The heavy troop presence led to riots, mainly in Catholic areas. West Belfast was saturated with troops. In one incident on 12 August, troops opened fire indiscriminately on a crowd during extensive riots in the Falls Road area. Two people were shot dead. There was a danger incidents like this could provoke a sectarian backlash.

The strike leaders, rather than fold their arms in the face of the threat of sectarian division, took the offensive. The strike committee issued hand bills which appealed to workers to stand firm against sectarianism: "Not as Catholics or Protestants, as Nationalists or Unionists, but as Belfast men and workers stand together and don’t be misled by the employers’ game of dividing Catholic and Protestant."

By and large the intervention of the strike leaders prevented sectarian violence from developing and workers across the city stood together in condemning these killings.

However the momentum of the strike was clearly waning. An agreement reached with the Master Carters’ Association was accepted by a mass meeting of the locked out carters on 15 August. There was to be a wage increase but crucially the employers retained the right to employ non-union labour.

This left the original strikers, employed by Gallagher and the English railway magnates, isolated. Over the course of the next weeks they were starved back more or less on the employers’ terms. The strike was defeated but it left a never to be forgotten legacy of working class unity and of militant struggle. n



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NEWS

Solidarity: Brutal bosses attack striking Lisbon Dockers
25/05/2016, Socialismo Revolucionario (CWI in Portugal) reporters:
Protest and solidarity messages needed

Britain: EU referendum exposes gaping political fault-lines
24/05/2016, Peter Taaffe, from Socialism Today (monthly magazine of the Socialist Party England & Wales):
New road can open up for labour movement if working class relies on its own forces

Kazakhstan: Massive police operation confronts demonstrators
23/05/2016, Clare Doyle, CWI:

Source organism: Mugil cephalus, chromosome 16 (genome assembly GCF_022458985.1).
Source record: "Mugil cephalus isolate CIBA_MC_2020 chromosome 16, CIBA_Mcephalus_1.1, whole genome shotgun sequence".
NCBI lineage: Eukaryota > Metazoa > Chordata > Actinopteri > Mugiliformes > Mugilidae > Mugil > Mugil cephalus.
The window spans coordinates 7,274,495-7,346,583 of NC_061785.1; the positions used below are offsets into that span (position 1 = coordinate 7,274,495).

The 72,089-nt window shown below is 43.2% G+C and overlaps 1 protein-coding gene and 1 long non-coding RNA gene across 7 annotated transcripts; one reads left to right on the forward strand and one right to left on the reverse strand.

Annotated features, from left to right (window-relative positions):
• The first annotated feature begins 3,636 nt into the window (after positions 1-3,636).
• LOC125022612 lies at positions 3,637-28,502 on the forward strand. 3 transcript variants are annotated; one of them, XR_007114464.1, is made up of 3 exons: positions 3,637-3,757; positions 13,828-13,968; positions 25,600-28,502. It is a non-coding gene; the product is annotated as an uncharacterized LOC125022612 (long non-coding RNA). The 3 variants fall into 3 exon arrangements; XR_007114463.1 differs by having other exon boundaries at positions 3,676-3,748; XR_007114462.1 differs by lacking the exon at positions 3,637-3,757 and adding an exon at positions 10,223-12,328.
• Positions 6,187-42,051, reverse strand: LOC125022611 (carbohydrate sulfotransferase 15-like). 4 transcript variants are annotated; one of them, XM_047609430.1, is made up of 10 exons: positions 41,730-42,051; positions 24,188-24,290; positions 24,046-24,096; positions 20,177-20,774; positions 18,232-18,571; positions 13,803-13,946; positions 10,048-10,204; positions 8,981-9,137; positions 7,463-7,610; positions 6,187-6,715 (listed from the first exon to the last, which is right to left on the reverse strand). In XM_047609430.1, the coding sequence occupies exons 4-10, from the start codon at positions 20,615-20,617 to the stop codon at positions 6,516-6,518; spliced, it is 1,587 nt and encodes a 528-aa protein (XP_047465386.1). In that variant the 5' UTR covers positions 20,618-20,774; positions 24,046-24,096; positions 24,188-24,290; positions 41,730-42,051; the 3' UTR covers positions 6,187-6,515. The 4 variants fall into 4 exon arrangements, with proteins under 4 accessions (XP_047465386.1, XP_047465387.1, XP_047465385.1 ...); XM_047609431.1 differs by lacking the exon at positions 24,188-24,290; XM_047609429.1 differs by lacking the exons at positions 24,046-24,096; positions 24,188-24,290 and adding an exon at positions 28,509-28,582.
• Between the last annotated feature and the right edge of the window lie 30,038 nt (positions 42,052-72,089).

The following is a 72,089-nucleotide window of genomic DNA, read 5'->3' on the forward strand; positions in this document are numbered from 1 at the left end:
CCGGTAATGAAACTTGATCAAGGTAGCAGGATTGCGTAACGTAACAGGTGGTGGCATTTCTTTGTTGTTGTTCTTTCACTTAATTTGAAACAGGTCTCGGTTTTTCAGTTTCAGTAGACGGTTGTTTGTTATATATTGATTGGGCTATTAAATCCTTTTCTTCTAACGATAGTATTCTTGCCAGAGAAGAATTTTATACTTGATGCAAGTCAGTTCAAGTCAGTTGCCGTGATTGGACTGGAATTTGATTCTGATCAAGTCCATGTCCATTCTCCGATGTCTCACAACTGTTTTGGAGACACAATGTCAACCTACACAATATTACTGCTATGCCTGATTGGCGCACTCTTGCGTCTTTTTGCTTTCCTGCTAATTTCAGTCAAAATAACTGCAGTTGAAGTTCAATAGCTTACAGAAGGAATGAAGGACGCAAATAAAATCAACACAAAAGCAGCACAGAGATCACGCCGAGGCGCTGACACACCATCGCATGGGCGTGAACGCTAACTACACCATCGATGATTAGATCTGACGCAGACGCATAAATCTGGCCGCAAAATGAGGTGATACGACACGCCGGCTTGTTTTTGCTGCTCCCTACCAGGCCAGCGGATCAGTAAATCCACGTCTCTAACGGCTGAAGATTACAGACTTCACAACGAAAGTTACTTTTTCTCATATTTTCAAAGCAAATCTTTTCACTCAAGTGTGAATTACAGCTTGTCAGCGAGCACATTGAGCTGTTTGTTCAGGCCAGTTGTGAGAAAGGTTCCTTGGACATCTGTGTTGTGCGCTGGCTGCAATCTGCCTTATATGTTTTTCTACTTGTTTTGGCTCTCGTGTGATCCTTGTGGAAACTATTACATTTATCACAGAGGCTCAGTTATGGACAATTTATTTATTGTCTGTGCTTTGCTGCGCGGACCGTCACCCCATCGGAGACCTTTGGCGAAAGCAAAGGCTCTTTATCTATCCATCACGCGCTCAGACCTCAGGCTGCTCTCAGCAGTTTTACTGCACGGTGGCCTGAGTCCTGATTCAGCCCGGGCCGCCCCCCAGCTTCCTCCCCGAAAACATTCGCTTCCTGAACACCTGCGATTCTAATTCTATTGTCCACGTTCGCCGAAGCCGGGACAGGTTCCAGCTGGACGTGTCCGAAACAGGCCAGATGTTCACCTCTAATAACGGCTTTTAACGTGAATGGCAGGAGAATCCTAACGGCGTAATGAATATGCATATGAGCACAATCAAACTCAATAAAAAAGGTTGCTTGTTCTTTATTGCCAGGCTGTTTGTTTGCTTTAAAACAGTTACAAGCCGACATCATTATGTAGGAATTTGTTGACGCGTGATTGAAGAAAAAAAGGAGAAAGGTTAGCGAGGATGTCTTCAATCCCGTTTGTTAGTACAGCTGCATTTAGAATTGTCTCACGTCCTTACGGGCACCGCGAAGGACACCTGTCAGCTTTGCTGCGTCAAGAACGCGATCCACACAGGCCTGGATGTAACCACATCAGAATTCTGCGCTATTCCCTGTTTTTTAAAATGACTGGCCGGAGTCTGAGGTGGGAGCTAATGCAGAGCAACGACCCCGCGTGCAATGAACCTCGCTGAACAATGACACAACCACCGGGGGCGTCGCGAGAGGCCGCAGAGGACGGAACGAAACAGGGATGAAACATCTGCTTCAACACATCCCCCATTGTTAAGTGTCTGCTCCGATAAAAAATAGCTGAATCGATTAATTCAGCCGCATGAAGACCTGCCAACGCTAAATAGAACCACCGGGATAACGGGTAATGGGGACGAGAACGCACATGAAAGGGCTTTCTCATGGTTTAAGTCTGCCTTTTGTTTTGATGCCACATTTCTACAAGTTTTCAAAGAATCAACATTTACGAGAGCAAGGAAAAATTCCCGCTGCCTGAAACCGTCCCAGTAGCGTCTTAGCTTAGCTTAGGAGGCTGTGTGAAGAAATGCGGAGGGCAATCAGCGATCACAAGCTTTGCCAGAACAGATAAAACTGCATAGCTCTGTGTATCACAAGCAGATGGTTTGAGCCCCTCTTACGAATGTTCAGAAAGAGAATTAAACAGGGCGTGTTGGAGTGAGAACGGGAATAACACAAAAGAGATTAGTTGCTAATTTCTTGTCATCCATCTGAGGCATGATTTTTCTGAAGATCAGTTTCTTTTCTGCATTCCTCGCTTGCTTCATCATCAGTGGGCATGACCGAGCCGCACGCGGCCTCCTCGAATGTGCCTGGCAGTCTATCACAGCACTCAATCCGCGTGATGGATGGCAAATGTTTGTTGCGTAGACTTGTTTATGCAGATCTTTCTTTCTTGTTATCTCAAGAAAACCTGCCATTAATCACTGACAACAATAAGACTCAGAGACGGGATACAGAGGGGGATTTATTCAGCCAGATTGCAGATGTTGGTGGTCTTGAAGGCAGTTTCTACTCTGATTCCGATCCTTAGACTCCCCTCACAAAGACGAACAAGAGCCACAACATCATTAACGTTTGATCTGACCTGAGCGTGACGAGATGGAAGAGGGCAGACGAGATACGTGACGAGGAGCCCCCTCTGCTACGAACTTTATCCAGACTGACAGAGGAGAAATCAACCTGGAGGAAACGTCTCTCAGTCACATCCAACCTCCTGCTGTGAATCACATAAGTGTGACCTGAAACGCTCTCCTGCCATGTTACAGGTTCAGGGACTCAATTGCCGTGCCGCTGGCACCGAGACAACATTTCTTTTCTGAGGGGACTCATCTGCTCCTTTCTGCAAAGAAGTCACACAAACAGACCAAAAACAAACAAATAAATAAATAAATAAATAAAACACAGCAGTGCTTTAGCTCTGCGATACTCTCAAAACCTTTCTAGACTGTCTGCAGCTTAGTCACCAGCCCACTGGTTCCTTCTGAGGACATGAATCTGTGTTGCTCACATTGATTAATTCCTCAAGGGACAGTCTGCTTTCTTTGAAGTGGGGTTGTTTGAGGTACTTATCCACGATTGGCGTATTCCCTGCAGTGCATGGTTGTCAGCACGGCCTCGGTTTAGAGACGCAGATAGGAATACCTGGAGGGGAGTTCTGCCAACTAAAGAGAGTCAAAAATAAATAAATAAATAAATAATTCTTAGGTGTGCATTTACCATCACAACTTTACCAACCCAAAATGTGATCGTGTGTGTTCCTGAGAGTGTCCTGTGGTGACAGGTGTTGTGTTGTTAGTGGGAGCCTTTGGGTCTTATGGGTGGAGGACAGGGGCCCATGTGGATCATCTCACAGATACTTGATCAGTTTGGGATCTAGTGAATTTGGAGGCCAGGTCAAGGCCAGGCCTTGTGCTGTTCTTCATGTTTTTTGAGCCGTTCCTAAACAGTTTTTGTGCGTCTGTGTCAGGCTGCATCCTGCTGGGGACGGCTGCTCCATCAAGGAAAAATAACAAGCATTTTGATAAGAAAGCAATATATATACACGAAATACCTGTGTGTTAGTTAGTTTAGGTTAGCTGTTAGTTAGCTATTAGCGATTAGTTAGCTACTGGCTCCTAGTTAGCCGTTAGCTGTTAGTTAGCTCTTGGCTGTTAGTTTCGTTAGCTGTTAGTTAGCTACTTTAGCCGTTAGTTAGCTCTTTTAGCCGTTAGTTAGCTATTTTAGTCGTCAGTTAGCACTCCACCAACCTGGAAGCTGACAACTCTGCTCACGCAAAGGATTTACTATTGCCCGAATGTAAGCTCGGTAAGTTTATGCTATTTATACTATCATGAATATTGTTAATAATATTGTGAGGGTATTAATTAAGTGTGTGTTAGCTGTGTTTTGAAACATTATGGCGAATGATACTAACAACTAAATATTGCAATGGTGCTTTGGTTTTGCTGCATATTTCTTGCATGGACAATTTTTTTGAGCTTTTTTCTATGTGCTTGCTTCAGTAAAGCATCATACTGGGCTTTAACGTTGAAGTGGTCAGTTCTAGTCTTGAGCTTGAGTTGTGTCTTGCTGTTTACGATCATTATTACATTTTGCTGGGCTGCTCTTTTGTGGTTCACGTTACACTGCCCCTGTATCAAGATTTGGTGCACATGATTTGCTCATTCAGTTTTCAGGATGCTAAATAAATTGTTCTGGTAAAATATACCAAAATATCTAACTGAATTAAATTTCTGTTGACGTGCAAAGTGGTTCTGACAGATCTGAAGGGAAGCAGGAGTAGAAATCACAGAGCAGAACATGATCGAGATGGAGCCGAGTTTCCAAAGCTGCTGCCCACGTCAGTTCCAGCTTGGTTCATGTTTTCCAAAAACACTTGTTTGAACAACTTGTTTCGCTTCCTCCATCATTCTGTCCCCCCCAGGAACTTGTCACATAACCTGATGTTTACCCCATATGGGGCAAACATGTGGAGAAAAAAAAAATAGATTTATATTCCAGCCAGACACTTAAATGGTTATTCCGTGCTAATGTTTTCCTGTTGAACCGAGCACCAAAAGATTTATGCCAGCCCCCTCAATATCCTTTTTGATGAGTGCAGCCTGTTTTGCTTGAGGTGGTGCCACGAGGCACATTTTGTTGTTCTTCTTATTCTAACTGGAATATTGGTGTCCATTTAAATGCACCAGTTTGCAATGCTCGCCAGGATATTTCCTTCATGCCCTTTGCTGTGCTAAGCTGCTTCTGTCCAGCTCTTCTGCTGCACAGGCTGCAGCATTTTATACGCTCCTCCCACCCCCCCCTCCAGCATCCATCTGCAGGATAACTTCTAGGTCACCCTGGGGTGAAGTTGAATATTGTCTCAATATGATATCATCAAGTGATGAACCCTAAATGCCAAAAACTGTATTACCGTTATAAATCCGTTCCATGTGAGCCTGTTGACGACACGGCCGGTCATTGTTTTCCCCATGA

Nazarbayev regime faces mounting opposition

Australia: Federal election looming
21/05/2016, Editorial from May 2016 edition of ‘The Socialist’ (paper of the Socialist Party – CWI Australia) :
How should the labour and social movements respond?

Kazakhstan: Anger against Nazarbayev expressed on the streets
20/05/2016, socialistworld.net :
‘Illegal’ protests planned for Saturday 21 May

Britain: Brexit, the EU and the economy
19/05/2016, Judy Beishon, from The Socialist (weekly paper of the Socialist Party England & Wales) :
Remain or Leave, workers must fight for socialist change

Nigeria: General strike begins
18/05/2016, HT Soweto, Democratic Socialist Movement (CWI Nigeria):
Determined leadership and clear strategy needed to succeed

Greece: Striking Athens bus cleaners continue their struggle
17/05/2016, Articles from Xekinima (CWI Greece) website :
Court declares strike ‘lawful’

Canada: Fire devastates Fort McMurray
16/05/2016, Bill Hopwood, Socialist Alternative (CWI Canada) Vancouver :
Capitalism equals environmental destruction

Kazakhstan: Protests erupt
12/05/2016, Sergei Skobelev, CWI Russia:
Phoney elections have not brought stability

Sweden: Successful Congress for CWI forces
12/05/2016, Kristofer Lundberg, Rättvisepartiet Socialistern:
Political foundations laid for new branches and growth in other Nordic countries

Northern Ireland: Main parties win Assembly elections…
11/05/2016, Daniel Waldron, Socialist Party (CWI Ireland), Belfast:
But positive moves against sectarian politics

Quebec: The fight for $15 shows true colors of Parti Québecois
10/05/2016, Bruno, Alternative Socialiste (CWI in Quebec):
No to an all-class pro-independence alliance

Britain: Elections show anger and fragmentation
10/05/2016, Hannah Sell, from The Socialist (weekly paper of the Socialist Party, CWI England & Wales):
Mobilise the anti-austerity mood into a mass, democratic movement to defeat the right

Scotland: SNP win elections
09/05/2016, Philip Stott, Socialist Party Scotland (CWI):
New openings for a socialist left alternative emerge

Ireland: How long can Kenny’s government last?
07/05/2016, By Kevin McLoughlin, Socialist Party (CWI in Irelnd):
Minority government supported by two main parties and “Independents” formed

Video: Paul Murphy sets record straight on "legal aid"
06/05/2016, socialistworld.net:
Socialist MP threatened with jail for protesting against water charges responds to attacks in Irish parliament

South Africa: Zuma must go!
06/05/2016, Editorial from Izwi Labasebenzi (WASP - CWI South Africa) :
Build a socialist mass workers’ party for a government of the working class

Solidarity: Portuguese dock workers’ indefinite strike
05/05/2016, Socialismo Revolucionário (CWI in Portugal) Statement:
What we cannot do: leave the dockers alone

Hong Kong: Racist smear campaign against refugees
05/05/2016, Dikang, Socialist Action (CWI in Hong Kong):
Socialist Action (CWI) initiates successful anti-racist march

France: Striking workers join students and youth in mass demonstrations
04/05/2016, Naomi Byron, Paris (first published in The Socialist):
Build a general strike movement!

May Day 2016: Rallies and marches mark international workers' day
04/05/2016, socialistworld.net :
Photo gallery of CWI's global May Day participation

Ireland: Water charges suspended
03/05/2016, Katia Hancke, Socialist Party (CWI Ireland), Dublin:
Protest movement and boycott force huge Establishment parties climb down

Britain: 'Slow coup' against left Labour leader